Kitchen stirs desire to succeed
By Eloise Aguiar
Advertiser Windward O'ahu Writer
KANE'OHE Kids who couldn't make the grade in public high school are proving that they can succeed in the kitchen at Windward Community College under harsher learning conditions and with the right motivation.
Bruce Asato The Honolulu Advertiser
Arnel Calumag, 18, arranges salads in the cafeteria at Windward Community College as a member of the school's culinary program.
Bruce Asato The Honolulu Advertiser
"The food service is just the means," said Ryan Perreira, program counselor. "The lesson is a life lesson to set goals, accomplish goals and be successful in life."
Various agencies contract with ETC to train students, including the state Department of Education, but others can apply for the training.
The students, who train at WCC and operate the cafeteria there, will have a chance to showcase their abilities after a 10:30 a.m. public blessing tomorrow at the college's new $13.8 million campus center, the site of their classroom. They'll be serving poi stew and rice for lunch after the ceremony.
The 40,000-square-foot center, Hale 'Akoakoa, includes the campus' first full-service cafeteria, which opened this summer when the culinary program moved from Kapi'olani Community College. The cafeteria is open to the public and serves breakfast, lunch and grab-and-go snacks from 7 a.m. to 3:30 p.m. weekdays.
Windward Community College Provost Angela Meixell, who once served as state director of ETC, offered the facility to the program as a teaching cafeteria rather than having it commercially operated.
"I was familiar with the (ETC) program," Meixell said. "I knew what I wanted. For (the cafeteria) to be a teaching program just made sense."
This is the first time the program has had its own kitchen, having shared facilities at Kapi'olani and Leeward community colleges.
The center also has community meeting rooms, a bookstore, student services, offices for student organizations and a lounge and game room.
Unlike the college students that surround them, most of the culinary students arrived at the campus with failing grades, surly attitudes and personal problems that contributed to their inability or lack of interest in traditional learning.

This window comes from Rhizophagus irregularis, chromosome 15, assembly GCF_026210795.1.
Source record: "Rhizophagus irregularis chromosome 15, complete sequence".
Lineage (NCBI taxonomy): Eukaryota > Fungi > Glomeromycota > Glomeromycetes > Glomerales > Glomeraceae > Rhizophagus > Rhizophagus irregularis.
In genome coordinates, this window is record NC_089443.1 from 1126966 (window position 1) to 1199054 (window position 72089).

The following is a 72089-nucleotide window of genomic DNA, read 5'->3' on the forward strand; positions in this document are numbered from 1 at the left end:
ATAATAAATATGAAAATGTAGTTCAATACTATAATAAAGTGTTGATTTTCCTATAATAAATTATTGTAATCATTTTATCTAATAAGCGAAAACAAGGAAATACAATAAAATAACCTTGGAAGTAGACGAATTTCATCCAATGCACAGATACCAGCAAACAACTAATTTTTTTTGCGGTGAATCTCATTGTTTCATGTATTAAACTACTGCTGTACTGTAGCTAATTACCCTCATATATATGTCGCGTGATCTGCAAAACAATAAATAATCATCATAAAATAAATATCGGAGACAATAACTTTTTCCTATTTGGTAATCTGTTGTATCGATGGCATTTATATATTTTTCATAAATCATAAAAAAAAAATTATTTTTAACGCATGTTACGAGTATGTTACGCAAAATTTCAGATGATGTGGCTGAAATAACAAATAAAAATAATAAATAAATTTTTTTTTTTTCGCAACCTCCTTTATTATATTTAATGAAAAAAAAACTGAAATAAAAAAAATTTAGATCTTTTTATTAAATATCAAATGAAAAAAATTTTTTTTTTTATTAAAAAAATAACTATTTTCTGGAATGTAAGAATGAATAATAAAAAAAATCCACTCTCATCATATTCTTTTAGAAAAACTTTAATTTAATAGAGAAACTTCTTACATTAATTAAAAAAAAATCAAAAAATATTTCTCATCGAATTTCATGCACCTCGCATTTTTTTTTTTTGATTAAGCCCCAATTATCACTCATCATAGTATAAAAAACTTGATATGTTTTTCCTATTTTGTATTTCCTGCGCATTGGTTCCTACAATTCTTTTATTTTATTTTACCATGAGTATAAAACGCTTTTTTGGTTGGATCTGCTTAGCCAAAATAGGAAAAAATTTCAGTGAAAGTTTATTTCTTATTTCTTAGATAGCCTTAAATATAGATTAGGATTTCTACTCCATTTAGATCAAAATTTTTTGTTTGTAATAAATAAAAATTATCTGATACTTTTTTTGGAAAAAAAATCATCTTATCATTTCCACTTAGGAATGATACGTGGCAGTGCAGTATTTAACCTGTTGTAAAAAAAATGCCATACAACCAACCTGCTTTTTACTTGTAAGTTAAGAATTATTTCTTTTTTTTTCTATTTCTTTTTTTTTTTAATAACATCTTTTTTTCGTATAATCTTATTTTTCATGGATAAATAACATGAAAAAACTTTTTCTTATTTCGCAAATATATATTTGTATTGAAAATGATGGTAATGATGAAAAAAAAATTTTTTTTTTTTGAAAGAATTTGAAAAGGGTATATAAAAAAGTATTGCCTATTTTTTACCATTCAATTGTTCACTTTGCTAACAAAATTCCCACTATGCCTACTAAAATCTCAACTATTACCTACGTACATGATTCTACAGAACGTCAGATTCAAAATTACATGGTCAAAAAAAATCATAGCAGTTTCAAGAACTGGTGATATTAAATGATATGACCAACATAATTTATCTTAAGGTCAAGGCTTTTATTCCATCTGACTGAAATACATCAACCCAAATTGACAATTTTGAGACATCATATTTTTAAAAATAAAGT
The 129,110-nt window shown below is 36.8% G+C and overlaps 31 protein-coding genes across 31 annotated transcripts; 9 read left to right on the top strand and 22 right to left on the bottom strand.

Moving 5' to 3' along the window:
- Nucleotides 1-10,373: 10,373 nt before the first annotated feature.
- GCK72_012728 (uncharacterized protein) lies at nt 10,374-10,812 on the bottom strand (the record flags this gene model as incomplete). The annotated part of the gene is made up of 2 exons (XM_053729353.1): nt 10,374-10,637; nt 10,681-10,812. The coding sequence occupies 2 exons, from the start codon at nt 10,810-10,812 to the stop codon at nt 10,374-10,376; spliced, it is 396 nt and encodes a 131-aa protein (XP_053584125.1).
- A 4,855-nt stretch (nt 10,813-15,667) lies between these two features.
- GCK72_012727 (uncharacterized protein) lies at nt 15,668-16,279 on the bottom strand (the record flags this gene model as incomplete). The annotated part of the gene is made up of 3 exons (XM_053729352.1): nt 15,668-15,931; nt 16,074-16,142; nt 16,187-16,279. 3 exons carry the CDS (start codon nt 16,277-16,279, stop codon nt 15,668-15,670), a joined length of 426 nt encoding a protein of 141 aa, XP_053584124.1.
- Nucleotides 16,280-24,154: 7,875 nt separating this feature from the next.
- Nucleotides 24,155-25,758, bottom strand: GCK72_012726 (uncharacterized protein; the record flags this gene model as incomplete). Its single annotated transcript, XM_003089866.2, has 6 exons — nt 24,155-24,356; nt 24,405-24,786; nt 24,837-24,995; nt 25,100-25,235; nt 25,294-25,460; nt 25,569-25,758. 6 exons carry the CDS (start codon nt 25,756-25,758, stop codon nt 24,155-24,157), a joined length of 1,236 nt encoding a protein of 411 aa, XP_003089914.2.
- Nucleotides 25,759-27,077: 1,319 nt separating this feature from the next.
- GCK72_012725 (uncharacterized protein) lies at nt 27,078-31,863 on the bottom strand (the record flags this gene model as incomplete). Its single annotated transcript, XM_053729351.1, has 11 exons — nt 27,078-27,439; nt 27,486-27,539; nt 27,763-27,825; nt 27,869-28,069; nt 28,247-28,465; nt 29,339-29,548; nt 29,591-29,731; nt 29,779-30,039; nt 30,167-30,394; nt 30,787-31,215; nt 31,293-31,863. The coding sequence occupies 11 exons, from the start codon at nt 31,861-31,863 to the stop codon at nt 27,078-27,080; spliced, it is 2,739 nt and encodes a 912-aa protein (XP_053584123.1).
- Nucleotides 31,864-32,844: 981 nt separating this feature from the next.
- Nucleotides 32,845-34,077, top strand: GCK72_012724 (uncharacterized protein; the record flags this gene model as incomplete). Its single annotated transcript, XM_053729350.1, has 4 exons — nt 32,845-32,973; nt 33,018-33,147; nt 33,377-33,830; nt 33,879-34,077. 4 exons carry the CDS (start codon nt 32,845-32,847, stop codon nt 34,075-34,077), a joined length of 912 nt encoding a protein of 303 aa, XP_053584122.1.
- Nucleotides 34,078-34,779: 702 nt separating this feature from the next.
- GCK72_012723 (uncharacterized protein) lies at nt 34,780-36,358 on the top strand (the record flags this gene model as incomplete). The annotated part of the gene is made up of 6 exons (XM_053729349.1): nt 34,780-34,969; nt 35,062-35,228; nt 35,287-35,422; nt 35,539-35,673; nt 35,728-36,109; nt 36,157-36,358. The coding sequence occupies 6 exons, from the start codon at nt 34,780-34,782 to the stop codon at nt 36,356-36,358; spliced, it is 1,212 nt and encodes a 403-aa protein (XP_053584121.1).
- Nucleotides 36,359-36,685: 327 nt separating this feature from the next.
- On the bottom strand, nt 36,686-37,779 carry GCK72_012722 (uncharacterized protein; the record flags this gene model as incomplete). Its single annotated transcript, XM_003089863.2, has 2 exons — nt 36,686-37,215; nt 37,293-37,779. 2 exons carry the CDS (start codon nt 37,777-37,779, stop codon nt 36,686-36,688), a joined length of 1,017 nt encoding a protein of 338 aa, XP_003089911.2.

Some of these at-risk students haven't been to school in two years, but they're motivated because they want to graduate with their class and this alternative program offers that opportunity. They'll earn one credit for every 120 hours on the job or in the classroom.
It isn't easy. They start at 6 a.m. They wear a uniform, must be well-groomed and must comply with rules that are strictly enforced. For every infraction students are docked hours. Five absences and they are terminated.
"It's fair," said culinary student Arnel Calumag, 18. "If they do nothing about it, we would keep on doing our mistakes."
At the end of November, after five months of training, Calumag and his classmates will pursue other goals including returning to high school, college and a career in food service. They'll have earned a certificate that states their proficiency level and attests that they have earned enough credits to catch up with their class.
They'll be able to get a job in food service with all of the basic skills they've acquired, said David Calvan, chef instructor in the culinary program. ETC graduates have gone on to work at such places as Alan Wong's and the Waialae Country Club, Calvan said.
More importantly, the students have learned something about themselves and their ability, he said. They enter the program with some resistance. They can't take constructive criticism and they're overwhelmed by the rules and the lectures. But once they're in the kitchen their attitudes begin to change, Calvan said.
"We show them they can accomplish something positive," he said. "It gives them pride when they take responsibility for their actions."
Femari Villanueva, 17, said she was one of the students who didn't want to be there. The course work was tough and students were under a lot of pressure. The first month was miserable, Villanueva said.
The first talk by chef Diane Nazarro, who heads the program, made Villanueva want to quit.
Nazarro said the kids do tend to jump when she speaks. Her rules are absolute, mostly to guard against accidents in the kitchen, she said, but so is her dedication to the students, whom she respects.
"I don't see them as failures," Nazarro said. "There's something in these individuals and I gotta be the one to bring it out and let them see it."
Students aren't forced to stay. In the past 40 percent to 70 percent have dropped out of the program. In this class of 20 students, 14 have stuck with it.
Villanueva said she's glad she stayed despite the strict rules and long hours with no pay.
"I do it for the love of the art," she said.